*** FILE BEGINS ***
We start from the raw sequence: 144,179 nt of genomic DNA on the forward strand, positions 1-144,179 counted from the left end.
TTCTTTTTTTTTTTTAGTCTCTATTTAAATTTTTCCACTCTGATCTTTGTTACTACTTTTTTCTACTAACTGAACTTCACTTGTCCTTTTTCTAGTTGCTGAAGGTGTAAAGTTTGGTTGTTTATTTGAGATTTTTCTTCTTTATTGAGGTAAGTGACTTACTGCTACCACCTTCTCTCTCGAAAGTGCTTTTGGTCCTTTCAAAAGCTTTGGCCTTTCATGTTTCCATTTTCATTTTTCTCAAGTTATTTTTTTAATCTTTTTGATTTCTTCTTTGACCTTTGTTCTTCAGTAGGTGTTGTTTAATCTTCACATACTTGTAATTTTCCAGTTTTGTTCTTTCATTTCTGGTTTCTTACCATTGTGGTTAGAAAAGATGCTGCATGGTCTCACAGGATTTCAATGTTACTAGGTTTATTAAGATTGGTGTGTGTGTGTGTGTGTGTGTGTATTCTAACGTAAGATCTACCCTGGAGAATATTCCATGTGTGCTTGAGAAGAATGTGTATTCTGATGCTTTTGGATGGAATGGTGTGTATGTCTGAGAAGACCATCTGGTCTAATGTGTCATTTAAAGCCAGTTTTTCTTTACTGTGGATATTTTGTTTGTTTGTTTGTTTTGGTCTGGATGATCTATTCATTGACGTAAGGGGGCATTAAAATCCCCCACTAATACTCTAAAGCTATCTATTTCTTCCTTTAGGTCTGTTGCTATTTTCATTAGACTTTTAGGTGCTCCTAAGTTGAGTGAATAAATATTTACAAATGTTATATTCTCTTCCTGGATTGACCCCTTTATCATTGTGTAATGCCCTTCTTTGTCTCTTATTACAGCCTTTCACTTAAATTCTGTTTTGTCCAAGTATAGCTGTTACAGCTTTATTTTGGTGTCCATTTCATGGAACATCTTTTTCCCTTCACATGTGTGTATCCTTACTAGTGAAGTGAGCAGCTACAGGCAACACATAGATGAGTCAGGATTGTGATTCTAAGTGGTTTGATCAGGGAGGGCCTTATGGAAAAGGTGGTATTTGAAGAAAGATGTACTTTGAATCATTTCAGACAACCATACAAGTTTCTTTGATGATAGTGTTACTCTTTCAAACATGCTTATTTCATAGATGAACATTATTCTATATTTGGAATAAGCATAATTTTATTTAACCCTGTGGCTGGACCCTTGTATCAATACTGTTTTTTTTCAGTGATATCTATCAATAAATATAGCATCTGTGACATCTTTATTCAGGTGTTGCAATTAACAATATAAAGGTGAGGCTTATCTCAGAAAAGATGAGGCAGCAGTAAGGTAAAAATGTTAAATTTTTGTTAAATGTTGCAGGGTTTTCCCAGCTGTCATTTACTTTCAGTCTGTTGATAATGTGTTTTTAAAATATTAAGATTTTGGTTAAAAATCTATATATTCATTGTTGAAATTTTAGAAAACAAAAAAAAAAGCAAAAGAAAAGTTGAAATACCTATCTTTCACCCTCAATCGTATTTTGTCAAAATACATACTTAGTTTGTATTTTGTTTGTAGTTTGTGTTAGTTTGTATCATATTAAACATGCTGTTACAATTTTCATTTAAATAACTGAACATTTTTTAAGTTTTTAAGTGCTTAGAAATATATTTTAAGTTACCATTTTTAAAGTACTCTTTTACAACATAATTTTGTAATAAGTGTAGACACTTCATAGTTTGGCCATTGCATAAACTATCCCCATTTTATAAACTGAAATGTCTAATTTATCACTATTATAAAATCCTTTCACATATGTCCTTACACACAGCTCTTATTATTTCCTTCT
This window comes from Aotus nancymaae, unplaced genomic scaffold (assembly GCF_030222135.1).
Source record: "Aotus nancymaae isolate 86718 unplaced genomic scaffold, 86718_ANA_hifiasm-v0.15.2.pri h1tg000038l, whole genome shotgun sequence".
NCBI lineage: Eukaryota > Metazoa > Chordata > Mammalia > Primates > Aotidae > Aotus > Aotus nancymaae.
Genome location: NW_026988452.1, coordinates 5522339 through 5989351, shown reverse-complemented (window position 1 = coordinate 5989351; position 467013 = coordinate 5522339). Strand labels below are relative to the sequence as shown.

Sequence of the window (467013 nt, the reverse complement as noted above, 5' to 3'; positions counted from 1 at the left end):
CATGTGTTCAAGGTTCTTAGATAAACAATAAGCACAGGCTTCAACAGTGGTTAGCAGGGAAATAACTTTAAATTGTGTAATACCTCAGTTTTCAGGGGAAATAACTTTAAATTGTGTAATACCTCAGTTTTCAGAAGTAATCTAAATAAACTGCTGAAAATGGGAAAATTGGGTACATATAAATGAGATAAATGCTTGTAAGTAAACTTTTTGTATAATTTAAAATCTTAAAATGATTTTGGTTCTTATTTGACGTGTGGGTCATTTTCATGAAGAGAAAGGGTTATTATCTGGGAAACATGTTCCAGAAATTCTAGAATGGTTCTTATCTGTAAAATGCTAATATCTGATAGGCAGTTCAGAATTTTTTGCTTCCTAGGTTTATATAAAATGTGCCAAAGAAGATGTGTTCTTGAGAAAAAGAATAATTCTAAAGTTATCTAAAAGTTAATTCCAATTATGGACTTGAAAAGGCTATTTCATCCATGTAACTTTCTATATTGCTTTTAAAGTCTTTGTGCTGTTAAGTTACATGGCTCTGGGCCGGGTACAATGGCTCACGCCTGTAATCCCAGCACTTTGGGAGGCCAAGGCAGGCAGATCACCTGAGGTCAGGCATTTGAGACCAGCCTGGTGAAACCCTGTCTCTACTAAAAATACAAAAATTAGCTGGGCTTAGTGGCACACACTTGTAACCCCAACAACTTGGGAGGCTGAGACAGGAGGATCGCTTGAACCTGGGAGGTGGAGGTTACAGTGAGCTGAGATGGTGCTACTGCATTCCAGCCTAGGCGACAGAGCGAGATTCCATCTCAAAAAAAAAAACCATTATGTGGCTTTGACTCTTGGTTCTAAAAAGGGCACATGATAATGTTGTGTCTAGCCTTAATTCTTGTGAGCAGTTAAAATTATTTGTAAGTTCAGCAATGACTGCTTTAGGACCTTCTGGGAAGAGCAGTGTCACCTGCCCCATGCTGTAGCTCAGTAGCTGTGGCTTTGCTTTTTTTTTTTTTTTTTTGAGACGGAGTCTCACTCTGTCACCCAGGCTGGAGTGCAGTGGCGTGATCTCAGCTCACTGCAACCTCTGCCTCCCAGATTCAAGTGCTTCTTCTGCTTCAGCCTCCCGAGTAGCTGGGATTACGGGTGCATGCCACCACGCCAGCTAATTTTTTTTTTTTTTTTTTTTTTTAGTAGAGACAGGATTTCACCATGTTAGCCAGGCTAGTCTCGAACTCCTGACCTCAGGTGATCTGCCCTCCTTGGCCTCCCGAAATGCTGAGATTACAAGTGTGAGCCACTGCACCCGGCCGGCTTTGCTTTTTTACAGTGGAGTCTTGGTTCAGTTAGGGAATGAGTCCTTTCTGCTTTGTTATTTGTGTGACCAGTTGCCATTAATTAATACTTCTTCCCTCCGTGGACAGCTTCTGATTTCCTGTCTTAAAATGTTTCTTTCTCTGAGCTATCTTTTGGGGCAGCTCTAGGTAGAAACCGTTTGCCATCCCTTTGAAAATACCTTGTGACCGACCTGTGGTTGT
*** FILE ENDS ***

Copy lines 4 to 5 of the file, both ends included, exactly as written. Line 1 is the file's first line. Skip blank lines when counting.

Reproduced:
Source record: "Aotus nancymaae isolate 86718 unplaced genomic scaffold, 86718_ANA_hifiasm-v0.15.2.pri h1tg000038l, whole genome shotgun sequence".
NCBI lineage: Eukaryota > Metazoa > Chordata > Mammalia > Primates > Aotidae > Aotus > Aotus nancymaae.